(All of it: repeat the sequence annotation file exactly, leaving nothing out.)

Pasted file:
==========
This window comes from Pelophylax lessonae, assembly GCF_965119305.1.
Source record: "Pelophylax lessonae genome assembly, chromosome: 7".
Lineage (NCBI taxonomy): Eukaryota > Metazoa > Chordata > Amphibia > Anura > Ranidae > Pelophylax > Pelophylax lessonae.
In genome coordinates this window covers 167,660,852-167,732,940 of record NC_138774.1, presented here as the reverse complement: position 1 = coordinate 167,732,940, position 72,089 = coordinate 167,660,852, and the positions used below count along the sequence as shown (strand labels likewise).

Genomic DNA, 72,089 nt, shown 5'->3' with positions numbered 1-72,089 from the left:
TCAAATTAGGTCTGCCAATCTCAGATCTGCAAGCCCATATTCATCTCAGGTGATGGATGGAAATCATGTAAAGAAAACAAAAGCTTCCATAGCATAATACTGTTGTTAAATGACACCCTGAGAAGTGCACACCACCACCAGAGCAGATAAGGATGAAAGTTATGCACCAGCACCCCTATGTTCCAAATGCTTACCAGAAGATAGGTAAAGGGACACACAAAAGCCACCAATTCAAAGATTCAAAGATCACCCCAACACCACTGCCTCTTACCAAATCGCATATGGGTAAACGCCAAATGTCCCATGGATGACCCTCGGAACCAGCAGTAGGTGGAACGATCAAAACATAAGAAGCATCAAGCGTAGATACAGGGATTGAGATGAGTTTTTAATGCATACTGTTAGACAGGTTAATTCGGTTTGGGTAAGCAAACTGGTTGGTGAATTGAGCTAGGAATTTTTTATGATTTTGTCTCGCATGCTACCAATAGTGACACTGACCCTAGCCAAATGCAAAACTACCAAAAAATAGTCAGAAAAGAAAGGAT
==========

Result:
This window comes from Pelophylax lessonae, assembly GCF_965119305.1.
Source record: "Pelophylax lessonae genome assembly, chromosome: 7".
Lineage (NCBI taxonomy): Eukaryota > Metazoa > Chordata > Amphibia > Anura > Ranidae > Pelophylax > Pelophylax lessonae.
In genome coordinates this window covers 167,660,852-167,732,940 of record NC_138774.1, presented here as the reverse complement: position 1 = coordinate 167,732,940, position 72,089 = coordinate 167,660,852, and the positions used below count along the sequence as shown (strand labels likewise).

Genomic DNA, 72,089 nt, shown 5'->3' with positions numbered 1-72,089 from the left:
TCAAATTAGGTCTGCCAATCTCAGATCTGCAAGCCCATATTCATCTCAGGTGATGGATGGAAATCATGTAAAGAAAACAAAAGCTTCCATAGCATAATACTGTTGTTAAATGACACCCTGAGAAGTGCACACCACCACCAGAGCAGATAAGGATGAAAGTTATGCACCAGCACCCCTATGTTCCAAATGCTTACCAGAAGATAGGTAAAGGGACACACAAAAGCCACCAATTCAAAGATTCAAAGATCACCCCAACACCACTGCCTCTTACCAAATCGCATATGGGTAAACGCCAAATGTCCCATGGATGACCCTCGGAACCAGCAGTAGGTGGAACGATCAAAACATAAGAAGCATCAAGCGTAGATACAGGGATTGAGATGAGTTTTTAATGCATACTGTTAGACAGGTTAATTCGGTTTGGGTAAGCAAACTGGTTGGTGAATTGAGCTAGGAATTTTTTATGATTTTGTCTCGCATGCTACCAATAGTGACACTGACCCTAGCCAAATGCAAAACTACCAAAAAATAGTCAGAAAAGAAAGGAT